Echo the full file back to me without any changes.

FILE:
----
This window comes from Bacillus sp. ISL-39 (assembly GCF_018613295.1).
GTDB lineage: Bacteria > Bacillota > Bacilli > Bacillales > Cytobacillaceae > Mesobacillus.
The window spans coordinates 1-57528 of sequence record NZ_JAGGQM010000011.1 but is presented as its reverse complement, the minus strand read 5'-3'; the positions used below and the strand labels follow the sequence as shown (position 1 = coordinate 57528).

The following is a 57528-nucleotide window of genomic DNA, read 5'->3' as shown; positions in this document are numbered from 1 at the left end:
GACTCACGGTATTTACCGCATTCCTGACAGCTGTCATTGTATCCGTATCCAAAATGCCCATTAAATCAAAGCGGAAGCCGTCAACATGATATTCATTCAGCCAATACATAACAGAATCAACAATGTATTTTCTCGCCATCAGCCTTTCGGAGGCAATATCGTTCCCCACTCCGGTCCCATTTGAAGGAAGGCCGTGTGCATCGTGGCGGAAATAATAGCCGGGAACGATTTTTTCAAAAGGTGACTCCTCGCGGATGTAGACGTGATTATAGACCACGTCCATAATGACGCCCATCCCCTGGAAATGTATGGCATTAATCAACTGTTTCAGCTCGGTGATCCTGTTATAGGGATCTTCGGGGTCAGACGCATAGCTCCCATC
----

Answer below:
This window comes from Bacillus sp. ISL-39 (assembly GCF_018613295.1).
GTDB lineage: Bacteria > Bacillota > Bacilli > Bacillales > Cytobacillaceae > Mesobacillus.
The window spans coordinates 1-57528 of sequence record NZ_JAGGQM010000011.1 but is presented as its reverse complement, the minus strand read 5'-3'; the positions used below and the strand labels follow the sequence as shown (position 1 = coordinate 57528).

The following is a 57528-nucleotide window of genomic DNA, read 5'->3' as shown; positions in this document are numbered from 1 at the left end:
GACTCACGGTATTTACCGCATTCCTGACAGCTGTCATTGTATCCGTATCCAAAATGCCCATTAAATCAAAGCGGAAGCCGTCAACATGATATTCATTCAGCCAATACATAACAGAATCAACAATGTATTTTCTCGCCATCAGCCTTTCGGAGGCAATATCGTTCCCCACTCCGGTCCCATTTGAAGGAAGGCCGTGTGCATCGTGGCGGAAATAATAGCCGGGAACGATTTTTTCAAAAGGTGACTCCTCGCGGATGTAGACGTGATTATAGACCACGTCCATAATGACGCCCATCCCCTGGAAATGTATGGCATTAATCAACTGTTTCAGCTCGGTGATCCTGTTATAGGGATCTTCGGGGTCAGACGCATAGCTCCCATC